For instance, due to their design, some reflection deterrents resemble antennas that will use sunlight and wind to deter grackles from roosting or nesting on your property.
There are also reflective scare rods available, which you can conveniently install in your garden. They’ll use several different angles of reflection points to scare and confuse birds such as grackles and woodpeckers.
The bird tape is another option that you can rely on, but the truth is that it tends to be less effective in this case.
Grackles don’t like hanging out in trees that much, like starlings do and when it comes to feeding, they’ll always prefer the ground rather than to have to go up in a tree.
They will resort to this if they find no other food source available and they have to eat fruit, for example.
So, at least in this situation, you will be able to use bird repellent tape, which scares them off both with reflection, but also with the metallic sound it makes when it’s stepped on.
13. Apply liquid bird repellent
Another way to get rid of grackles at feeders and pretty much anywhere you might have noticed them gathering would be to use liquid bird repellent. But how is it different from gel?
Well, this type of product stimulates the birds’ trigeminal systems to such an extent that they aren’t going to want to return to your property anytime soon.
Most repellents in this category contain methyl-anthranilate, which is smelly and bitter, and that’s how it manages to keep grackles away.
Some of the pests that such a repellent works for are geese, pigeons, crows, ducks, blackbirds, seagulls, grackles, sparrows, cormorants, and a variety of other birds, too.
It even works on woodpeckers and shags, which can’t be said for other methods to get rid of grackle birds that we have mentioned in this article.
For the best results, you should apply the liquid on areas where fruits and other foodstuffs tend to fall and attract grackles.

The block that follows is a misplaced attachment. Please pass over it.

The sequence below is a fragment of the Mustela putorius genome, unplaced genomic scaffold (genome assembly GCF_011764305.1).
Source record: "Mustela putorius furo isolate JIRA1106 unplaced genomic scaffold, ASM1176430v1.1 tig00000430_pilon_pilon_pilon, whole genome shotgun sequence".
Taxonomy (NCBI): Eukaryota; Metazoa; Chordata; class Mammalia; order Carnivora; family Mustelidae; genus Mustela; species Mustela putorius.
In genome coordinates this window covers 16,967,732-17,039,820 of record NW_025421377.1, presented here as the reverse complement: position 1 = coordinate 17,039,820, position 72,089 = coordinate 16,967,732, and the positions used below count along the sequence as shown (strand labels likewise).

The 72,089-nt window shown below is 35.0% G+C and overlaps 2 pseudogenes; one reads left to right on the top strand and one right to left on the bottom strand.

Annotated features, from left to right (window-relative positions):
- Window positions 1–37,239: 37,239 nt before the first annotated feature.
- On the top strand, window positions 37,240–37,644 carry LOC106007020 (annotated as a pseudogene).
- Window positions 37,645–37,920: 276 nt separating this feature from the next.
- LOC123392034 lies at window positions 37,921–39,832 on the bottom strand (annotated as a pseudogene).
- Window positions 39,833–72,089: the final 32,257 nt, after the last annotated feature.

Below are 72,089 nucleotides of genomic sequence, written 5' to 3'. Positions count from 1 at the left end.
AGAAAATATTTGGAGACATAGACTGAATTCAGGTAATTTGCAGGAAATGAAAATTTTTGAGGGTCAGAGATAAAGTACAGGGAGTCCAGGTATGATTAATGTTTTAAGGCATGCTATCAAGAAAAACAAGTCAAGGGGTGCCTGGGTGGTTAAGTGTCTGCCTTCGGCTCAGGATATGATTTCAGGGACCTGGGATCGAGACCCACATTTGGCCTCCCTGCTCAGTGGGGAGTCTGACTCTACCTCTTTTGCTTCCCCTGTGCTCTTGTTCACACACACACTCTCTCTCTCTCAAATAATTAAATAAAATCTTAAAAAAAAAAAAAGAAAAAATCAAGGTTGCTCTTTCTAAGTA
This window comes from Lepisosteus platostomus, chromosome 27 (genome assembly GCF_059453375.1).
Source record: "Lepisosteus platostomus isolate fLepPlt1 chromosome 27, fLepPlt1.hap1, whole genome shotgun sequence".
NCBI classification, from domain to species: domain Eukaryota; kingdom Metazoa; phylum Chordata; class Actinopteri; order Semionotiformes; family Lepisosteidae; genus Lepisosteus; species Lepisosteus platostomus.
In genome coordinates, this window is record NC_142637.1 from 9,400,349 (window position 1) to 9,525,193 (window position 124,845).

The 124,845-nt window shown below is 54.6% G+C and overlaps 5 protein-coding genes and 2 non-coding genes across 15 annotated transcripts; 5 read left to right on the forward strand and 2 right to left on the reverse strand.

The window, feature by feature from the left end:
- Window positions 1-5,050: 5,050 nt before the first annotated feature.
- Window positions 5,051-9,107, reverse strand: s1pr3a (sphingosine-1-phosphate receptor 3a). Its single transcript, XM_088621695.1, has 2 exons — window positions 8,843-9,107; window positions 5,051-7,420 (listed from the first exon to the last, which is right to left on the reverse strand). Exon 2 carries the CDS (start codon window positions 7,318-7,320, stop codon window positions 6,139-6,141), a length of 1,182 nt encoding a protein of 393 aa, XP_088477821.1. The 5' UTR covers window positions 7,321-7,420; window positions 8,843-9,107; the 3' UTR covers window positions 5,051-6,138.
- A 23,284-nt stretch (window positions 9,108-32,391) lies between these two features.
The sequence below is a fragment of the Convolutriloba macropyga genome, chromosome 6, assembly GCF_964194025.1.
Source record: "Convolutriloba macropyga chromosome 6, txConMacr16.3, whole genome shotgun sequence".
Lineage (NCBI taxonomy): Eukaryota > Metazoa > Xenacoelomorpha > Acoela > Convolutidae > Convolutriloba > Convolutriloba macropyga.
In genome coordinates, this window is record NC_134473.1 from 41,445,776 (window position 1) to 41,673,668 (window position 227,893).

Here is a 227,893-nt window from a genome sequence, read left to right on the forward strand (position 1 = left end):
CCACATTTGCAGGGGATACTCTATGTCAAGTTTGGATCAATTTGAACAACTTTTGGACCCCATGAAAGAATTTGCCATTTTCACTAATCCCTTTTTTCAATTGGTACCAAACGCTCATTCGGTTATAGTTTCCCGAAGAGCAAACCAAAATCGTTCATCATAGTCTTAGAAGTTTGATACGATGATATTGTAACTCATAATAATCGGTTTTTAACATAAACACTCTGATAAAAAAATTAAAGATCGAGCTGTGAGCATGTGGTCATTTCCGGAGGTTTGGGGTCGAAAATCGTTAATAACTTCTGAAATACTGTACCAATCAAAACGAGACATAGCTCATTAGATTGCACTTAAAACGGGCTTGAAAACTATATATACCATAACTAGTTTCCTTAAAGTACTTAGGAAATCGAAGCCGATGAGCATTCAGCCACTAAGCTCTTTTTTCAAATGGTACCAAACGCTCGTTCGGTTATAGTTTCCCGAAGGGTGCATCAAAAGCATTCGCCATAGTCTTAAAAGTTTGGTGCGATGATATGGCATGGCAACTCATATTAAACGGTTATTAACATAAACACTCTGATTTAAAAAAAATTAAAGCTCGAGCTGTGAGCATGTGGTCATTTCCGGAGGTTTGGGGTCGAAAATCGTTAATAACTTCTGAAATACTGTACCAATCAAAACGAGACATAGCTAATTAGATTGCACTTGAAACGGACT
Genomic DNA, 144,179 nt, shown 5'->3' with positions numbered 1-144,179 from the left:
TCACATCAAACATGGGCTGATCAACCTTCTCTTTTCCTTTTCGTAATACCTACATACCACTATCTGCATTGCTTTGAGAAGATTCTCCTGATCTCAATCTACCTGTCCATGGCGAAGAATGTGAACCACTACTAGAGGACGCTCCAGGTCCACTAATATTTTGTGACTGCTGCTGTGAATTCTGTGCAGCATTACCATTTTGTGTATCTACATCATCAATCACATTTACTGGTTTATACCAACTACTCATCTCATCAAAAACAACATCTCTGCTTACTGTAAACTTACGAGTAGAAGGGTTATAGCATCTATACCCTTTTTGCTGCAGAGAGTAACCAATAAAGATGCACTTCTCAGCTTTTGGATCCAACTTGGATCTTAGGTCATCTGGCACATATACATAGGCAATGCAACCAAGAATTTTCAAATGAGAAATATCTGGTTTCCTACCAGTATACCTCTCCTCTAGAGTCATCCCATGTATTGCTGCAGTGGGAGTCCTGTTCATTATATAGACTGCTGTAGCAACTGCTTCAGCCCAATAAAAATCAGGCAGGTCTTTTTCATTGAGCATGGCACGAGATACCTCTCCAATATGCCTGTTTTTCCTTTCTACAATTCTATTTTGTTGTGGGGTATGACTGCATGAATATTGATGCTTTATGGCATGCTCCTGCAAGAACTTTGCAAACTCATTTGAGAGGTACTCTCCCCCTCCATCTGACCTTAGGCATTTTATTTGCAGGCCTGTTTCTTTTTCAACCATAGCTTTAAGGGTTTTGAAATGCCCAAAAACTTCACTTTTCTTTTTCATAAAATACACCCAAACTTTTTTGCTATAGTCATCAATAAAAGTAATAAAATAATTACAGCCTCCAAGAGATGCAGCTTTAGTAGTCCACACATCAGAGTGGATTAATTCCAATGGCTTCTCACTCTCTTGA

But since these pest birds like to sit on the sides of houses and even your rooftop, you could use the solution in these places, too.
More importantly, this is a humane way of removing grackles from your property, so while it will disgust them, it’s not going to cause them harm.
14. Stop feeding birds for some period
As much as you might love birds, you should consider completely stopping feeding them for a while.
The chances are that they’re going to make do with whatever they have available in their living environment and survive until you add seed to their bird feeders again.
Since grackles are known to bully birds to the point that they decimate their populations, removing any potential grackle food will guarantee that you get rid of grackles at the bird feeder and across your property.
The other option you have available is to use a grackle proof suet feeder, but there’s a good chance that grackles aren’t going to stop coming there and abusing other small birds, so you don’t want to lure the latter to their deaths.
If these pesky birds don’t have anything to ensure their grackle diet, they will stop coming over in just a couple of weeks’ time, especially if they aren’t native to the area you are living in.
It’s universally acknowledged that birds tend to have food available in the summer, so there’s no need for you to use bird feeders during that time. Take them out in the yard in late spring, when food starts to become scarce.
15. Call a professional
If everything else fails and you don’t want to resort to a number of unorthodox methods such as killing grackles or shooting grackles, or even using a grackle trap (since you have to get rid of the bird later on), there’s always the option of you calling a professional.
Using professional services is often a better idea than you having to spend your hard-earned cash on a number of repellents that might or might not work or putting a lot of effort into handling your grackle control tasks.
Someone who knows what they are doing is usually better equipped to get rid of anything from the presence of droppings on your property to the grackle noise you might hear due to their nesting or roosting.
You can even ask them to use safe methods that aren’t going to endanger the health of the birds, although most pest control services are legally authorized to make use of a variety of substances that can act as deterrents, be they chemical or not.
Plus, a professional can also give you a number of tips on handling this problem in the future, if you’re unlucky enough to have a grackle control issue all over again next year.